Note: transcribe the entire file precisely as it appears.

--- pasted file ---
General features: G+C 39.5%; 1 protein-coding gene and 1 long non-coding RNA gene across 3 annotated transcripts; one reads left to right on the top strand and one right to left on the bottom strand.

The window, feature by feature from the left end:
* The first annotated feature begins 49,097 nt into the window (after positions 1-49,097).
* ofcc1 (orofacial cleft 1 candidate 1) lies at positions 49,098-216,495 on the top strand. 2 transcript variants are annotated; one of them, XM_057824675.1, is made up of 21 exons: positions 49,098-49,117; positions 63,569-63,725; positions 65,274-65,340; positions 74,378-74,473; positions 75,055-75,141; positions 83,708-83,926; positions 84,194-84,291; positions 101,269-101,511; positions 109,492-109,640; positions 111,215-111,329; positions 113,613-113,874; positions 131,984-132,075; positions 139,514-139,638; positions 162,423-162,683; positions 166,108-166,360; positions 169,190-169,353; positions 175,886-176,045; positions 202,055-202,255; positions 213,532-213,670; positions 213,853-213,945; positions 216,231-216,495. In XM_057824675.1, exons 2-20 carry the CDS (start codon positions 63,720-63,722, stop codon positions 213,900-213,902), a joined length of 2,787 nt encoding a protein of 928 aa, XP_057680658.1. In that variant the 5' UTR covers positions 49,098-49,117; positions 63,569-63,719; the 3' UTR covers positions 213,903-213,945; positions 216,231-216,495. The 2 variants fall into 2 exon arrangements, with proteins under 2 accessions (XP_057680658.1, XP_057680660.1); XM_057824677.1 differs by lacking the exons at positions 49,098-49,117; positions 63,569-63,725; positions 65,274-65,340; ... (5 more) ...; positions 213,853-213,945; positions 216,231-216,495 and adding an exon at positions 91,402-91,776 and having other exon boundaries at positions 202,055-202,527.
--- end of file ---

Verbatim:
General features: G+C 39.5%; 1 protein-coding gene and 1 long non-coding RNA gene across 3 annotated transcripts; one reads left to right on the top strand and one right to left on the bottom strand.

The window, feature by feature from the left end:
* The first annotated feature begins 49,097 nt into the window (after positions 1-49,097).
* ofcc1 (orofacial cleft 1 candidate 1) lies at positions 49,098-216,495 on the top strand. 2 transcript variants are annotated; one of them, XM_057824675.1, is made up of 21 exons: positions 49,098-49,117; positions 63,569-63,725; positions 65,274-65,340; positions 74,378-74,473; positions 75,055-75,141; positions 83,708-83,926; positions 84,194-84,291; positions 101,269-101,511; positions 109,492-109,640; positions 111,215-111,329; positions 113,613-113,874; positions 131,984-132,075; positions 139,514-139,638; positions 162,423-162,683; positions 166,108-166,360; positions 169,190-169,353; positions 175,886-176,045; positions 202,055-202,255; positions 213,532-213,670; positions 213,853-213,945; positions 216,231-216,495. In XM_057824675.1, exons 2-20 carry the CDS (start codon positions 63,720-63,722, stop codon positions 213,900-213,902), a joined length of 2,787 nt encoding a protein of 928 aa, XP_057680658.1. In that variant the 5' UTR covers positions 49,098-49,117; positions 63,569-63,719; the 3' UTR covers positions 213,903-213,945; positions 216,231-216,495. The 2 variants fall into 2 exon arrangements, with proteins under 2 accessions (XP_057680658.1, XP_057680660.1); XM_057824677.1 differs by lacking the exons at positions 49,098-49,117; positions 63,569-63,725; positions 65,274-65,340; ... (5 more) ...; positions 213,853-213,945; positions 216,231-216,495 and adding an exon at positions 91,402-91,776 and having other exon boundaries at positions 202,055-202,527.